HHS Will Relax HIPAA Rules to Facilitate Telehealth During COVID-19 Pandemic
To facilitate the use of telehealth services during the coronavirus disease 2019 (COVID-19) pandemic, some of which may not be fully compliant with the requirements of the Health Insurance Portability and Accountability Act (HIPAA), the United States Department of Health and Human Services’ (HHS’s) Office for Civil Rights (OCR) will “exercise its enforcement discretion and will not impose penalties for noncompliance with the regulatory requirements under the HIPAA Rules,” according to an HHS notification. Specifically, health care providers may use popular applications that allow for video chats, including Apple FaceTime, Facebook Messenger, Google Hangouts, Zoom, or Skype, to provide telehealth services without risk that OCR may seek to impose penalties for noncompliance with HIPAA rules related to the good faith provision of telehealth. Public facing video communication applications, such as Facebook Live, Twitch, and TikTok, should not be used in the provision of telehealth.
More information can be found in the final guidance, published in the April 7, 2020 issue of the Federal Register.
Trump Administration Warns of “Toughest Week” Yet in COVID-19 Crisis
President Donald J. Trump and other administration officials warn that this week may be the “toughest week” yet of the COVID-19 pandemic, and some experts anticipate that the outbreaks in Louisiana, Michigan, and New York may hit their peaks in the next six to seven days. As local, state, and federal government agencies work to address the crisis, most Americans support continued drastic measures to stop the spread of the virus, and are expecting the crisis to last for months, according to a recent poll sponsored by USA Today. In addition, developments over the last few days include:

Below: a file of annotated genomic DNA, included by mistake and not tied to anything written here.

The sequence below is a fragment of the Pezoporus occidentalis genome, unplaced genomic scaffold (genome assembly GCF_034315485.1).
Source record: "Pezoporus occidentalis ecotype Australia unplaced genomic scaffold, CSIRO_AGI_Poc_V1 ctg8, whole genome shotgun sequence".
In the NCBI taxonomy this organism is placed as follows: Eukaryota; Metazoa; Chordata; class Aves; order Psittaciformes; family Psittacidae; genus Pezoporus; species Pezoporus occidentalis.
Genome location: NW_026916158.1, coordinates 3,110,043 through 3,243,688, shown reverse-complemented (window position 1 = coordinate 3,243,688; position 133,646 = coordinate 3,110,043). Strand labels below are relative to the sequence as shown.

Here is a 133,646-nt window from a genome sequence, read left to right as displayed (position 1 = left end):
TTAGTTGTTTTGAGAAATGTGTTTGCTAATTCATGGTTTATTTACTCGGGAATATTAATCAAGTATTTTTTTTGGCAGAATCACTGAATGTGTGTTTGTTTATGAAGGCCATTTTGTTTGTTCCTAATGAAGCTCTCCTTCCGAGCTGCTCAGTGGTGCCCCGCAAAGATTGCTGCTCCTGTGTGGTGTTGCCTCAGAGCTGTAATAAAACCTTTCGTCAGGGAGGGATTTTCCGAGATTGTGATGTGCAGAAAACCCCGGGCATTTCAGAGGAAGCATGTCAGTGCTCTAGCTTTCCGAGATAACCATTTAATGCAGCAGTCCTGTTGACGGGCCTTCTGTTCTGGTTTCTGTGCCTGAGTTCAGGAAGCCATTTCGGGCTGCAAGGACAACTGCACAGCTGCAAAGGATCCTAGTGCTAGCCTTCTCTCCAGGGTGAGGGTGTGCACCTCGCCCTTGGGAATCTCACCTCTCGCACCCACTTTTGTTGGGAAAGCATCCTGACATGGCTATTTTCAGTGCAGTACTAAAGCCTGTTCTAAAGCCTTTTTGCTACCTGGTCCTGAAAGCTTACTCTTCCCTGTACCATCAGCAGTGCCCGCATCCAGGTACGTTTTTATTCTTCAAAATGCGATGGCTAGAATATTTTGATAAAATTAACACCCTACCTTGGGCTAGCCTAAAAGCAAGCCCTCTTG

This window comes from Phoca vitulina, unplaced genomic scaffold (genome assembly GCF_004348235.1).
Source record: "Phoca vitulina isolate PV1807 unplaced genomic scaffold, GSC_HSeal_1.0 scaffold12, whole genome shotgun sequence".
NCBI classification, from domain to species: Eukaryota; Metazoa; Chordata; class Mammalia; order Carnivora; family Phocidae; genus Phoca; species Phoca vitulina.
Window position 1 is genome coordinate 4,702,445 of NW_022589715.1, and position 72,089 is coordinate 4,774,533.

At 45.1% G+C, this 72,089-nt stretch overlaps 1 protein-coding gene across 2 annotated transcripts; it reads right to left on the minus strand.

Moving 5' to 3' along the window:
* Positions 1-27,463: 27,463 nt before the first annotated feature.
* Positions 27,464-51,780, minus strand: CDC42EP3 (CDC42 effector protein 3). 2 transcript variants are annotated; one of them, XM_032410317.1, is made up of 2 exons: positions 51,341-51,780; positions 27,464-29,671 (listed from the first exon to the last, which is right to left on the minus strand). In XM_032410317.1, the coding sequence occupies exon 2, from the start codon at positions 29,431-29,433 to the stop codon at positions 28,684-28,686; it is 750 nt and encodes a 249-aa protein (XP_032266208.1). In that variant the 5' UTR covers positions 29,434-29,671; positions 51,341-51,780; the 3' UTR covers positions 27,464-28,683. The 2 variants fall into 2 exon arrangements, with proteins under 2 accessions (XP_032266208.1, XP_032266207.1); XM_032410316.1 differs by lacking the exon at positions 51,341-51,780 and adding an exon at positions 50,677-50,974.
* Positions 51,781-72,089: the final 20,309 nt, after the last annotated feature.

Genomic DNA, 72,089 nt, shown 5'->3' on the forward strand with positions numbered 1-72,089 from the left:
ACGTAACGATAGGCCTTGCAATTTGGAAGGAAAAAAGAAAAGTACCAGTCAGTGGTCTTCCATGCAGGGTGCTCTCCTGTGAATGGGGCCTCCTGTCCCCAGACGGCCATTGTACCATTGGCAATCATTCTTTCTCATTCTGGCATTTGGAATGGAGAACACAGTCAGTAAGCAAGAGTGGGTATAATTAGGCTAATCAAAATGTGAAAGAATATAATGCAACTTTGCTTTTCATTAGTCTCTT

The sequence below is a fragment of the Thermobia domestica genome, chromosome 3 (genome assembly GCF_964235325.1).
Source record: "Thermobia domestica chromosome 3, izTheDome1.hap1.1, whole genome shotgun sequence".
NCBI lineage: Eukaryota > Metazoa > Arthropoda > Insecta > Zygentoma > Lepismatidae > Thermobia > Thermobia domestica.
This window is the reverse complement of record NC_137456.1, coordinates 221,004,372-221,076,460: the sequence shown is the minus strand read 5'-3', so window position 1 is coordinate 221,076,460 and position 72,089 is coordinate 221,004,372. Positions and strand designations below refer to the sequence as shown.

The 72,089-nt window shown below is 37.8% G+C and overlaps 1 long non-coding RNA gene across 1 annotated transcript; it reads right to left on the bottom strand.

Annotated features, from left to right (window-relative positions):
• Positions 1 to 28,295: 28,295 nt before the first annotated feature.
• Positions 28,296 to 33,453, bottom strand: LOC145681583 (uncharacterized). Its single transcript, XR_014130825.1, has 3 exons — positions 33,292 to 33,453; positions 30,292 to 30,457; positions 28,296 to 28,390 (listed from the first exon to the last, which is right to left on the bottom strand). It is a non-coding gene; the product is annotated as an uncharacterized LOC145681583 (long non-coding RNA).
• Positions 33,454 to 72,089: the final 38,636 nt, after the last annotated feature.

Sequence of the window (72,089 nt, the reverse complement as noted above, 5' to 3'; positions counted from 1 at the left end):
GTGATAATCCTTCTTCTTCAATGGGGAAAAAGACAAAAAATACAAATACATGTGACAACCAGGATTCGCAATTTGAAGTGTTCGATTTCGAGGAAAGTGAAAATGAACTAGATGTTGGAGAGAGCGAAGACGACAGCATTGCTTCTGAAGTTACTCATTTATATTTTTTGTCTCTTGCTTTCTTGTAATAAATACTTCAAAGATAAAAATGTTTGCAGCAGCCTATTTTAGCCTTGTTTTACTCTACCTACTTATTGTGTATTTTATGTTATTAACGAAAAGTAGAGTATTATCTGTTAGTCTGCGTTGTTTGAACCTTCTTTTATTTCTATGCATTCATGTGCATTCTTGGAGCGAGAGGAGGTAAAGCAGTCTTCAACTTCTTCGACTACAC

- Centers for Disease Control and Prevention (CDC) released new guidelines recommending that all Americans wear a cloth face covering in public settings where social distancing is harder to achieve, including in pharmacies. The guidance specifies that medical masks, such as N-95 respirators, should be reserved for health care workers and other medical first responders.
- Food and Drug Administration (FDA) published frequently asked questions regarding the use of respirators approved under standards in other countries.
- FDA and Federal Trade Commission (FTC) issued additional warning letters to companies for selling fraudulent COVID-19 products.
- Centers for Medicare & Medicaid Services approved additional Medicaid waivers to provide states with “flexibility to address coronavirus issues.”
Daily updates on the spread of the virus, including a state-by-state breakdown of known infections and fatalities, are available from CDC. International information is available from World Health Organization (WHO).
NABP continues to collect information about how boards of pharmacy are responding to COVID-19 in the Coronavirus Updates section of the NABP website. Pharmacists are also encouraged to check their state board(s) of pharmacy websites for jurisdiction-specific information. Additional resources for pharmacists and other health care providers are available from the American Pharmacists Association’s (APhA’s) Pharmacists’ Guide to Coronavirus.
USP Provides Hand Sanitizer Toolkit for Compounders, Other Facilities
To help facilities address a shortage caused by the COVID-19 pandemic, US Pharmacopeial Convention (USP) has launched a hand sanitizer toolkit on its website. The web page provides guidelines for producing alcohol-based hand sanitizer for compounders, over-the-counter drug manufacturers, and other facilities (such as distilleries) that may produce hand sanitizer during the emergency. The toolkit collects guidance information from USP, WHO, FDA, and the National Alliance of State Pharmacy Associations.